How would you feel...

Faré fare at
Thu May 28 20:28:24 UTC 2015

>> You are changing the third number, which will look like a patch to a
>> minor revision. They probably wont bother with updating (if it's any
>> amount of work) unless they see 3.2 or 4.0 is my guess. That's how I
>> would think.
> Actually, if I was them, I wouldn't bother updating until I saw 3.2.1! ;-)
Well, our stable releases used to be two-digits versus three-digits
for the unstable ones; these days it's three digits for the stable
releases vs four-digits for development patches.

The who point of stable releases is that we can tell the world: these
versions have received extensive testing and can be vouched for,
whereas these don't.

Which makes me feel queasy about some implementations delivering
development versions of ASDF (e.g. Allegro delivering or, or CLISP being stuck at It's fine if there's a bug
that affects their implementation and is fixed at that patch level
*and* they promptly upgrade to the next stable release. But making
lingering for months or years on such unsupported intermediate version
is poor practice.

ccl is always prompt at updating (thanks, rme). cmucl, abcl do it as
part of their release cycle. So does lispworks, except it releases
only every so many years. sbcl and ecl are lagging a bit (a lot these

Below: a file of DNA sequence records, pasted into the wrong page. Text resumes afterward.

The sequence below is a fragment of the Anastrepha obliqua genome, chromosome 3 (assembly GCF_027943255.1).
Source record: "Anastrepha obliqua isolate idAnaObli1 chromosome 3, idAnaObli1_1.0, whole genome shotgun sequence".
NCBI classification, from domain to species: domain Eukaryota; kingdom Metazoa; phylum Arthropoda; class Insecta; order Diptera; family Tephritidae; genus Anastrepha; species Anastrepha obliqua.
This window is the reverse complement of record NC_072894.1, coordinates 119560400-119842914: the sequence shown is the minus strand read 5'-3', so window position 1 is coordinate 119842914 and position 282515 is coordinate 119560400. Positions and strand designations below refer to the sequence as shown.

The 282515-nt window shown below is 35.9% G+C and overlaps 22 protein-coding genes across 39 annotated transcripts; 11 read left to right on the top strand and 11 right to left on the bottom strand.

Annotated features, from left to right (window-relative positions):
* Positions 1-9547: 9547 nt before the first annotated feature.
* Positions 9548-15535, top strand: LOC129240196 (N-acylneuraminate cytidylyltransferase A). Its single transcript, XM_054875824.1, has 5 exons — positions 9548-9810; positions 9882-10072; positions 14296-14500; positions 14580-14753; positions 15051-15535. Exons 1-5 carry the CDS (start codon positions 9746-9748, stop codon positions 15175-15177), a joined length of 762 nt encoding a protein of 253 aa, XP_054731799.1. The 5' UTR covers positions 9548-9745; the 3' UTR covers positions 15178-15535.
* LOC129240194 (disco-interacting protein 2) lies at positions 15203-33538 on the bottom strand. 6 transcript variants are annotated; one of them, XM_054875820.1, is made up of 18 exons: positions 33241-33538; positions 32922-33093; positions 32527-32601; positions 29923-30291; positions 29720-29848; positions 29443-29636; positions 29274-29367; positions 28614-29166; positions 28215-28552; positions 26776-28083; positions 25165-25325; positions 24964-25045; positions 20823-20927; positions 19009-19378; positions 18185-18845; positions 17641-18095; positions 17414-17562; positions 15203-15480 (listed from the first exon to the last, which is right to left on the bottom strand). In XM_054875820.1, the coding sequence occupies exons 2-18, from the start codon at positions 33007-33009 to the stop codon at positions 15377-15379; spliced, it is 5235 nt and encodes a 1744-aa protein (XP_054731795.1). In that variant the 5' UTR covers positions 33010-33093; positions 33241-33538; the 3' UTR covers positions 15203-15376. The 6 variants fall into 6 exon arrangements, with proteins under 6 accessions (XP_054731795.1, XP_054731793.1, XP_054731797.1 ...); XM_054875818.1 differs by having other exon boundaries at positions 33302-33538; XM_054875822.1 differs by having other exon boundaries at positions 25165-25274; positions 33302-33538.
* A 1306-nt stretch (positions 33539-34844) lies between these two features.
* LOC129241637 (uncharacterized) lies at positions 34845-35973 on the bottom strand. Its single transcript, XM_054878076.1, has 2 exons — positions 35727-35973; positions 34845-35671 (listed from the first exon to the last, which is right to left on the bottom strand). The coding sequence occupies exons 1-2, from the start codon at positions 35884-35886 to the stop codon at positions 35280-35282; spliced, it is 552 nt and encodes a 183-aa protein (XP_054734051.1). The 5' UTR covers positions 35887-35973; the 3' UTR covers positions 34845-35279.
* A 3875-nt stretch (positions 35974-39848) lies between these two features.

days), but generally not doing too bad. mkcl is lagging a lot. gcl
doesn't reply to my bug reports. mocl, scl, xcl are dead. clasp is

> But seriously, waiting until the first bugfixes show up doesn't work
> well unless *somebody* runs the initial release and tests it in actual
> day-to-day use.
I always use the latest asdf, but the range of things I use day to day
is limited. At least, the basic functionality,
package-inferred-system, run-program and image dumping are kept in
working order (plus cffi extensions, that I rely on).

> It would be nice to figure out a way that ASDF could work nicely with
> the implementations so that implementors have an easy option to use the
> latest ASDF patch version day-to-day and see how well it plays with the
> latest version of the CL implementation.
As long as implementations offer ASDF 3, it's trivial to install asdf
in your source-registry and let it upgrade itself. And now, all
implementations do, at least all those that are maintained except gcl.
All but clisp (and maybe allegro express) provide 3.1, so your
source-registry now automatically includes ~/common-lisp/ so that's
all even easier. If you want to test a recent asdf, just unpack the
source (and/or git clone it) into ~/common-lisp/asdf/ — and if you're
using clisp or are stuck with and old unupdatable allegro-express,
then use asdf/tools/install-asdf.lisp to override your
implementation's old asdf with a newer one.

—♯ƒ • François-René ÐVB Rideau •Reflection&Cybernethics•
Question authority... but raise your hand first.

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